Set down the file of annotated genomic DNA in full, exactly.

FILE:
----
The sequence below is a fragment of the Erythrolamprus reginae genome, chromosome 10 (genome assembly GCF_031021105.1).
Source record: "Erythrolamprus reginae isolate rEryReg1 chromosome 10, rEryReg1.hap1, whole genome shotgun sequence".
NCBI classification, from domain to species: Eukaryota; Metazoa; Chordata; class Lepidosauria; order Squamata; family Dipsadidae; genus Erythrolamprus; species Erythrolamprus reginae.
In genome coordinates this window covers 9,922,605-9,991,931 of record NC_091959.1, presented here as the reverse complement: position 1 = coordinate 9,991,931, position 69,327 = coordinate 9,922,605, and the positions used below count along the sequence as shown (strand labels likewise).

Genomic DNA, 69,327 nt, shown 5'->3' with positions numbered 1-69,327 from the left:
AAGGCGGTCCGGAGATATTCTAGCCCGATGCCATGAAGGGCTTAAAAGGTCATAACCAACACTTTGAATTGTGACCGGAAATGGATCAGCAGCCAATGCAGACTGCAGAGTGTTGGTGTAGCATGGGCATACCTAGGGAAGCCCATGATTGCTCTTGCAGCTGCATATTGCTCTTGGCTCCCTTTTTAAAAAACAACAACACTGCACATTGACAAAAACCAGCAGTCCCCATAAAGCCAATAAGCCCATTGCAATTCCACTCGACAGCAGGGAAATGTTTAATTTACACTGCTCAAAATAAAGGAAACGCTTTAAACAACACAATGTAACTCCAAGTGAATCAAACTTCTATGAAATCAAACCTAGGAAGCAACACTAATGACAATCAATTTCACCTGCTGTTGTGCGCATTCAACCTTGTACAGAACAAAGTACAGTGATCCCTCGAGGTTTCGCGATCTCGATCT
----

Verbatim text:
The sequence below is a fragment of the Erythrolamprus reginae genome, chromosome 10 (genome assembly GCF_031021105.1).
Source record: "Erythrolamprus reginae isolate rEryReg1 chromosome 10, rEryReg1.hap1, whole genome shotgun sequence".
NCBI classification, from domain to species: Eukaryota; Metazoa; Chordata; class Lepidosauria; order Squamata; family Dipsadidae; genus Erythrolamprus; species Erythrolamprus reginae.
In genome coordinates this window covers 9,922,605-9,991,931 of record NC_091959.1, presented here as the reverse complement: position 1 = coordinate 9,991,931, position 69,327 = coordinate 9,922,605, and the positions used below count along the sequence as shown (strand labels likewise).

Genomic DNA, 69,327 nt, shown 5'->3' with positions numbered 1-69,327 from the left:
AAGGCGGTCCGGAGATATTCTAGCCCGATGCCATGAAGGGCTTAAAAGGTCATAACCAACACTTTGAATTGTGACCGGAAATGGATCAGCAGCCAATGCAGACTGCAGAGTGTTGGTGTAGCATGGGCATACCTAGGGAAGCCCATGATTGCTCTTGCAGCTGCATATTGCTCTTGGCTCCCTTTTTAAAAAACAACAACACTGCACATTGACAAAAACCAGCAGTCCCCATAAAGCCAATAAGCCCATTGCAATTCCACTCGACAGCAGGGAAATGTTTAATTTACACTGCTCAAAATAAAGGAAACGCTTTAAACAACACAATGTAACTCCAAGTGAATCAAACTTCTATGAAATCAAACCTAGGAAGCAACACTAATGACAATCAATTTCACCTGCTGTTGTGCGCATTCAACCTTGTACAGAACAAAGTACAGTGATCCCTCGAGGTTTCGCGATCTCGATCT